Civil servant wins sex discrimination case against ONS
Tribunal finds that “favouritism to males is not recognised as potentially discriminatory” in ONS
A civil servant has won a sex discrimination case against the Office for National Statistics after a tribunal found “favouritism” existed towards male staff at the government body
Olwen Renowden, an economist and member of the Prospect trade union, brought her case after three less experienced male employees were promoted ahead of her.
A tribunal upheld Renowden’s claim of direct sex discrimination and the ONS was ordered to pay £19,000 compensation. The judgment found it was “reasonable to infer that the culture of the respondent is one where advantage and favouritism to males is not recognised as potentially discriminatory”.
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Renowden joined ONS in 2016 as a grade 7 economist then applied for a grade 6 post. Although Renowden was the only candidate who had been previously employed at this level, and had worked for organisations such as the Bank of England and the International Monetary Fund as well as elsewhere in government, she did not get an interview, according to Prospect, who advised her in her case.
She contacted management to request an explanation but none was forthcoming, other than in the form of a suggestion that she contact HR, and in June 2017 it was announced that the successful candidates were both male, neither of whom had been employed at Grade 6 previously and who had less than six years’ professional experience in economics respectively, versus the over 20 years’ experience of Renowden and another female employee who applied for the roles.
Renowden raised a grievance at which she was represented by Prospect, but this was not upheld and she resigned from the ONS in August last year. She then applied to the employment tribunal and her case was heard at the Cardiff tribunal in January.
The tribunal decision, published on Friday, agreed that “favouritism” existed towards male staff and that those who should have addressed it failed to do so. Upholding two counts sex discrimination, the tribunal concluded there was evidence that “pointed towards a culture where discrimination and, in particular, sex discrimination, is not properly understood by those who are required to ensure its elimination”.
In particular, the ruling highlighted that there was an “an informal process that led to temporary promotions for males in substantially greater numbers than females”, and that this would lead to an advantage in permanent promotion appointments.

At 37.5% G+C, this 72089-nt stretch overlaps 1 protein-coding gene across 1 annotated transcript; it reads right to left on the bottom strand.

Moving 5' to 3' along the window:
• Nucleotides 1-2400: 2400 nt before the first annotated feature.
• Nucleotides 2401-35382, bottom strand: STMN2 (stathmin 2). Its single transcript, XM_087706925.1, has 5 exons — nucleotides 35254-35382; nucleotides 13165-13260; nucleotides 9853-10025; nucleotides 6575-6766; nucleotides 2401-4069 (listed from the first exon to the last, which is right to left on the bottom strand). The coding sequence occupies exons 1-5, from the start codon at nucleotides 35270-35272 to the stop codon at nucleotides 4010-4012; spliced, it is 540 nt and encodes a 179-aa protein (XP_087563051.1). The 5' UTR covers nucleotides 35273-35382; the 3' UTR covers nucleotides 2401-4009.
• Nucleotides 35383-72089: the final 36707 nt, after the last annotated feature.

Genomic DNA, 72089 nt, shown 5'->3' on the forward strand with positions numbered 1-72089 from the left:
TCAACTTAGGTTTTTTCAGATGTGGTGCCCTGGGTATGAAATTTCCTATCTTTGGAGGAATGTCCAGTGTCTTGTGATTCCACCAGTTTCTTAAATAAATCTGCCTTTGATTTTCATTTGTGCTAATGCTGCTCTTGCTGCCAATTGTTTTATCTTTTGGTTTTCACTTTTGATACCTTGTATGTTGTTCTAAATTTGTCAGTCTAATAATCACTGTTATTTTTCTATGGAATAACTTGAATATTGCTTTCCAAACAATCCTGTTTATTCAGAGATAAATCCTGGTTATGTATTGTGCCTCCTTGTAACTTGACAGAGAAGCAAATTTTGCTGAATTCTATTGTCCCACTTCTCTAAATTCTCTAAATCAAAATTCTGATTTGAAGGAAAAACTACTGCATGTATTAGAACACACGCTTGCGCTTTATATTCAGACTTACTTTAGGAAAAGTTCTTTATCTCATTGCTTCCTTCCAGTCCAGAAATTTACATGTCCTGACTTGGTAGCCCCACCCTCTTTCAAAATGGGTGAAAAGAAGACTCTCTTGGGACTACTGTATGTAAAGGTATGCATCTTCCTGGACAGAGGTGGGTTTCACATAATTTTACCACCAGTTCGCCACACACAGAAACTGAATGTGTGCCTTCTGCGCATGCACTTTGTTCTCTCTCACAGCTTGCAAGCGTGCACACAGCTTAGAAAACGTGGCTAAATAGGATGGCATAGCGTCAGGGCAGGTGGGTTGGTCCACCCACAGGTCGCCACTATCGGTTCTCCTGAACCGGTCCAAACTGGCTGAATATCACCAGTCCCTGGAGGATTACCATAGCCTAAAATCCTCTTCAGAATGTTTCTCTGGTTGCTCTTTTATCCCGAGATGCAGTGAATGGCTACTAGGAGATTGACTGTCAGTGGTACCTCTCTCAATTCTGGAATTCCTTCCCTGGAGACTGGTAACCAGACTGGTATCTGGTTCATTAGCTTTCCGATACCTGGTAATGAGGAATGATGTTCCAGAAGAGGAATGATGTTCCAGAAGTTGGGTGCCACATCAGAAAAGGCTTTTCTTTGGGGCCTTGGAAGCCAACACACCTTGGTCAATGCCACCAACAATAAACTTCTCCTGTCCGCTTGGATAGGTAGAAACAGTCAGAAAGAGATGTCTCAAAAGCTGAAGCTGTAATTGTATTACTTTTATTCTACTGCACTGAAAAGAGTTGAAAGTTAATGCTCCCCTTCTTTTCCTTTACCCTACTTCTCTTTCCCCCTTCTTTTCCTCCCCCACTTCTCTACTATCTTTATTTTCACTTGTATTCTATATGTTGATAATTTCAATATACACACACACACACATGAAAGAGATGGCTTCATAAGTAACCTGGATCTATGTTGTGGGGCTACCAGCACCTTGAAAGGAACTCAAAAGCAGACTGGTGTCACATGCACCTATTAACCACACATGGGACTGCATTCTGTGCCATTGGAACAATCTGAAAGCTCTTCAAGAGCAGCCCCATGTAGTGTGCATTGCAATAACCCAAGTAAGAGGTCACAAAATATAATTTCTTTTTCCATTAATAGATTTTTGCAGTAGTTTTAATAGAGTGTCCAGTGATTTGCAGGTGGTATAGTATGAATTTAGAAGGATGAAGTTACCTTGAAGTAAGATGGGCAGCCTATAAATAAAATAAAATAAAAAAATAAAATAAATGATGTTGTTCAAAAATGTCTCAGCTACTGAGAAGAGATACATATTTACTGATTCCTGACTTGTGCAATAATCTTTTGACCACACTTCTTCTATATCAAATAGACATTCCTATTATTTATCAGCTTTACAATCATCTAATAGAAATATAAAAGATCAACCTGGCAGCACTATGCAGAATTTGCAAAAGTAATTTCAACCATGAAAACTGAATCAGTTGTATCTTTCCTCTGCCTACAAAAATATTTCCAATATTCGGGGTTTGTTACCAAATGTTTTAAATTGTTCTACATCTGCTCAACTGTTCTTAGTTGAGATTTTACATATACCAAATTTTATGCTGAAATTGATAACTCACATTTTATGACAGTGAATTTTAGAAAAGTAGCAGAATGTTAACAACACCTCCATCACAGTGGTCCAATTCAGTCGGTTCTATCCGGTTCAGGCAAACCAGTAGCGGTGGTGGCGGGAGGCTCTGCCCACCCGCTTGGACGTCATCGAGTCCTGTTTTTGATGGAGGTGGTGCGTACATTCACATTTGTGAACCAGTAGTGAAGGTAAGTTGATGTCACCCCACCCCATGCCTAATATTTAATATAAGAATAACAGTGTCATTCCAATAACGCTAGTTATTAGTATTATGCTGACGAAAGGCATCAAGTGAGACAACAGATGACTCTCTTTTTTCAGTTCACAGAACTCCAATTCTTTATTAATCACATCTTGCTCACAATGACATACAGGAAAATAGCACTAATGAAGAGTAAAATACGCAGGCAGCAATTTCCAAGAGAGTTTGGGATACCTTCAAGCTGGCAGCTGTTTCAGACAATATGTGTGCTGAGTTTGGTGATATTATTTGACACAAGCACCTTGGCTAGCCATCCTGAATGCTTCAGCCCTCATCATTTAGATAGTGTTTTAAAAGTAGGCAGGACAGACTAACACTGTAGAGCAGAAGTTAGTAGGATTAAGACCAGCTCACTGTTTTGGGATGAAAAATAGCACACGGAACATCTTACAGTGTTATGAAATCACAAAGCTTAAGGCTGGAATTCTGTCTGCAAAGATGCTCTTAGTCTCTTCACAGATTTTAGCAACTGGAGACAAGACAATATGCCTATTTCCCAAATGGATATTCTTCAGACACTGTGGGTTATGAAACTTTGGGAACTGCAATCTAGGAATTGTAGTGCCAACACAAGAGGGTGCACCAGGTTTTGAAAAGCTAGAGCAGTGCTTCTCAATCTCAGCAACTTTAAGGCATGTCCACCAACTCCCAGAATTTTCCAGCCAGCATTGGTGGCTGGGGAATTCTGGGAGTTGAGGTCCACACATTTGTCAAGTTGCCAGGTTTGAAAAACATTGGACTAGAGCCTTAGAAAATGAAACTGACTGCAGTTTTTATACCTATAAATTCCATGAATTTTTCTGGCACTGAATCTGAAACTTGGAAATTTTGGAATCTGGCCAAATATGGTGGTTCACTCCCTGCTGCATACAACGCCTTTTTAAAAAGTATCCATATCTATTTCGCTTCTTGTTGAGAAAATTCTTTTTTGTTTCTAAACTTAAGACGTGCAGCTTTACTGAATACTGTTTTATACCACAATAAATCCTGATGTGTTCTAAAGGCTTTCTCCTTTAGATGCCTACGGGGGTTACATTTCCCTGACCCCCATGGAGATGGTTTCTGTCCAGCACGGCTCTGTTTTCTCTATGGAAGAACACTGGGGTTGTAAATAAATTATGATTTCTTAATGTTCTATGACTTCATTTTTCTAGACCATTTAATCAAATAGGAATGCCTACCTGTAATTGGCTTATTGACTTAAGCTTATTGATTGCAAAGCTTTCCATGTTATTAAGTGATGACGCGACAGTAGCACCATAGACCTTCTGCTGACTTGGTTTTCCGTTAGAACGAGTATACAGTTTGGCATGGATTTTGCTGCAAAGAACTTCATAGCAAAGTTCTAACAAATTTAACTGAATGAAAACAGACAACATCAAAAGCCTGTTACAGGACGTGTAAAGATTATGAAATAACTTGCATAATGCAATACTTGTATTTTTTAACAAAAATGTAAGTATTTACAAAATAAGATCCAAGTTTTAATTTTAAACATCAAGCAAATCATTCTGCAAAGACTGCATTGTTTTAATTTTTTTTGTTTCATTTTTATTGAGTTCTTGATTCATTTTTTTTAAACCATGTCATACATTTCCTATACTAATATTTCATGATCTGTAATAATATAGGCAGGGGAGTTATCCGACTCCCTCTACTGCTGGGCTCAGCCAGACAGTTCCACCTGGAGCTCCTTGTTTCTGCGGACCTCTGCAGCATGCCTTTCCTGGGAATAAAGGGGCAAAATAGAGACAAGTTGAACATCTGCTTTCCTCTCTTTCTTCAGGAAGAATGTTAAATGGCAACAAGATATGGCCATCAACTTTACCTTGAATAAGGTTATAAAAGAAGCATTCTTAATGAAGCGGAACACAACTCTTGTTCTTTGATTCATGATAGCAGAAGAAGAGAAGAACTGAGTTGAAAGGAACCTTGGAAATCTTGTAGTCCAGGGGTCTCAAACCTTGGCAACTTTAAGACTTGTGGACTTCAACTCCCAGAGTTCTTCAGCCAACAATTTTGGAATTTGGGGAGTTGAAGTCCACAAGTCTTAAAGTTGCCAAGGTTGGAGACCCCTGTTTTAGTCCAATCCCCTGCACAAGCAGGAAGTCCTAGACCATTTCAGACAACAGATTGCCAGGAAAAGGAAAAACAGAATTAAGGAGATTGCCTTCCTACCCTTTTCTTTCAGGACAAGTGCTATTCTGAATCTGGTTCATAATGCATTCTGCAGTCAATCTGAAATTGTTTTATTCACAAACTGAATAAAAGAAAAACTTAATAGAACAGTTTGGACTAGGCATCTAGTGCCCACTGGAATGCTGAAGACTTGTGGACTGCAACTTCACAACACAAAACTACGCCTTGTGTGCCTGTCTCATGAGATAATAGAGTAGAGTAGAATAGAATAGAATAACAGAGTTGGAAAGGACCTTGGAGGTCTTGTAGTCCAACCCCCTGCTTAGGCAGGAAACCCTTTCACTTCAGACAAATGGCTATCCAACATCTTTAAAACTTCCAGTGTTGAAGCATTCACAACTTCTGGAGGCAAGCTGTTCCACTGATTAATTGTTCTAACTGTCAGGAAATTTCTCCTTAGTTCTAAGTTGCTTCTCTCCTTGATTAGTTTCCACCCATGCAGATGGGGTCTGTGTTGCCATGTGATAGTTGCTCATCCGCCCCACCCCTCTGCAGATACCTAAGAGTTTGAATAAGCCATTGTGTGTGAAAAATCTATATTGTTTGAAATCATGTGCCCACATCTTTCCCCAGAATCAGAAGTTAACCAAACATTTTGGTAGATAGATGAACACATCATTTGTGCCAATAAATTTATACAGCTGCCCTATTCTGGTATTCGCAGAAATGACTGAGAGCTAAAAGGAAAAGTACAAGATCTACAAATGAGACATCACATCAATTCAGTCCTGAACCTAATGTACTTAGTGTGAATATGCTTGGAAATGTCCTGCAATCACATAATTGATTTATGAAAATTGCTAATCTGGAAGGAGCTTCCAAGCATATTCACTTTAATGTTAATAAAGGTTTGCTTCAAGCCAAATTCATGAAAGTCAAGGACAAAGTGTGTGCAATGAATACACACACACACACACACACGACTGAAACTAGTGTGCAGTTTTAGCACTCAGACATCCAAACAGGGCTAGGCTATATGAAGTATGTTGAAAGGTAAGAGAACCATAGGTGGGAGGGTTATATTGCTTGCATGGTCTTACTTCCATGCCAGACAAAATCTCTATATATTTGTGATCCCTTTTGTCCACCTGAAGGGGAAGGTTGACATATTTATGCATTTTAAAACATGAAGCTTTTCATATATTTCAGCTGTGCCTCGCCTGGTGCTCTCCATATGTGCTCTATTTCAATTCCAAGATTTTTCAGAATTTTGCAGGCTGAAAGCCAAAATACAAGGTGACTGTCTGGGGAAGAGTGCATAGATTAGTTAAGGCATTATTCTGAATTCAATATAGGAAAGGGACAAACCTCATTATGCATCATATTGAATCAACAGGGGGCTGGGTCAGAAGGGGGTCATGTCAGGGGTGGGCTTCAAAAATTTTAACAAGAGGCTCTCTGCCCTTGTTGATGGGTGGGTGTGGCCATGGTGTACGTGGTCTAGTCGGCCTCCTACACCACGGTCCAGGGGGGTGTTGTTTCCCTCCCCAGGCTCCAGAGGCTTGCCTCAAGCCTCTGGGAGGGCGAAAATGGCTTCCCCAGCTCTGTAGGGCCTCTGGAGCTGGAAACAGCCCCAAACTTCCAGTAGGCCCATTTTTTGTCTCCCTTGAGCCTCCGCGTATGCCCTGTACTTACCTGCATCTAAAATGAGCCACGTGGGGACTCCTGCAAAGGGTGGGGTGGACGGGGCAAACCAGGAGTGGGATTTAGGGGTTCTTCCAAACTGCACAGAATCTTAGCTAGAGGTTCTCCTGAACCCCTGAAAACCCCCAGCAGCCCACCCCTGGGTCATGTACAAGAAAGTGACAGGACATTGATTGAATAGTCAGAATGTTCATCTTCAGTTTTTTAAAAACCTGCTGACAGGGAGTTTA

It went on to add that it was “reasonable to infer that the culture of the respondent is one where advantage and favouritism to males is not recognised as potentially discriminatory”, which Prospect said significantly highlighted the serious cultural problems Renowden had been trying to raise throughout her employment at the ONS.
The tribunal also noted that the ONS had disregarded its policy for sift panels for jobs to be gender balanced. Instead, the sift was undertaken by two males because, the ONS said, there “was no availability of a female to make up the panel”. However, the tribunal said it did not accept that explanation. “We consider that there was at least one senior female who might have been included on the panel.”
According to the judgment, there are 125 economist posts in the ONS, where the balance is 33.6% female to 66.4% male. At grade 7 there were approximately 37% women, based on relatively small numbers of 27 grade 7 employees in total, and a balance at grade 6 level of 20% female to 80% male, although only based on 10 posts. However, in the ONS's wider analysis function – which also has roles open to economists – the split is more even.
“It is accepted by the respondent that the gender balance in the office of National statistics, insofar as it relates to economists, is out of kilter,” the judgement said.
Responding to the judgment, Renowden said: “I believe this case illustrates an important reason why progress on diversity is so slow. There could have been five women (or more) on this claim, but only I was a member of a trade union, and had the support to make it possible.
“I hope we can use this result to make a real difference given there are over 1400 economists in government, and our profession is too influential to only represent the few."
Sue Ferns, Prospect’s senior deputy general secretary said the case revealed a lack of diversity among economists at ONS “and what seems like the deliberate overlooking of female candidates in favour of men”.
“The finding of the tribunal puts employers on notice that unequal employment practices will not be tolerated.“
A spokesperson for the Office for National Statistics said: “The ONS values the contributions of all its people and is continually working to support everyone in progressing their careers. We are considering the ruling in this case very carefully”